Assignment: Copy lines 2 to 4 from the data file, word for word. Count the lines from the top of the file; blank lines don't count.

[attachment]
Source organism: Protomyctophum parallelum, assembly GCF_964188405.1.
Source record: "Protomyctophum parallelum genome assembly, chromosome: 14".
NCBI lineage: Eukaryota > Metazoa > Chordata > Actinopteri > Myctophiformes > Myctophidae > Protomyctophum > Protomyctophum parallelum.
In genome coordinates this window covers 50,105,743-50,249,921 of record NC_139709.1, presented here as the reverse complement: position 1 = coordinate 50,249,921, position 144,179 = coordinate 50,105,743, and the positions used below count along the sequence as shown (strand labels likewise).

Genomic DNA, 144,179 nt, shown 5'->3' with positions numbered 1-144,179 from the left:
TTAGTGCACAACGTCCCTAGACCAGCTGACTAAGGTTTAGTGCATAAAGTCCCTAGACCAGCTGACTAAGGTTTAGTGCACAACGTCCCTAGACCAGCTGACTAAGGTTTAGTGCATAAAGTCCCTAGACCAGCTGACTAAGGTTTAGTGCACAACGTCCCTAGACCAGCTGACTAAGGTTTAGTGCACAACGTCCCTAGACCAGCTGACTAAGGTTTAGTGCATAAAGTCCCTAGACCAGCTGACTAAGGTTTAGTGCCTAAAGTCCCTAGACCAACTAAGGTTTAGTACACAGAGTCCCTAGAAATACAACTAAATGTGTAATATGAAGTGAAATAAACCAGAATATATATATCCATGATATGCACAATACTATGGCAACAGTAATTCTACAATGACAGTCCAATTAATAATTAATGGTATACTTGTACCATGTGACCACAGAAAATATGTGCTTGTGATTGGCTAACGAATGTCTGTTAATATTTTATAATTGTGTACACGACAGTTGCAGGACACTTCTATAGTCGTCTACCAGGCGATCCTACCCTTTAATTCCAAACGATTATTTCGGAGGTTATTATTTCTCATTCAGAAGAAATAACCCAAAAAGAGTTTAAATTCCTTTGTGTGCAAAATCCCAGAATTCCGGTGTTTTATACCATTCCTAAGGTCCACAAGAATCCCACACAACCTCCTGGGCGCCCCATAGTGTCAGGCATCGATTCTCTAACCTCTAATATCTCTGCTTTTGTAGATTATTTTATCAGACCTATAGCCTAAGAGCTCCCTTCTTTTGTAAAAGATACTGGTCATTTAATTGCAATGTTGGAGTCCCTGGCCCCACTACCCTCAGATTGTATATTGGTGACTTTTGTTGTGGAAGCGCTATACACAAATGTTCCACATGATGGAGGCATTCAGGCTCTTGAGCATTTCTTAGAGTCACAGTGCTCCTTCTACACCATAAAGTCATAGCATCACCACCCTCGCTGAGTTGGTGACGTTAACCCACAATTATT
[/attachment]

Source record: "Protomyctophum parallelum genome assembly, chromosome: 14".
NCBI lineage: Eukaryota > Metazoa > Chordata > Actinopteri > Myctophiformes > Myctophidae > Protomyctophum > Protomyctophum parallelum.
In genome coordinates this window covers 50,105,743-50,249,921 of record NC_139709.1, presented here as the reverse complement: position 1 = coordinate 50,249,921, position 144,179 = coordinate 50,105,743, and the positions used below count along the sequence as shown (strand labels likewise).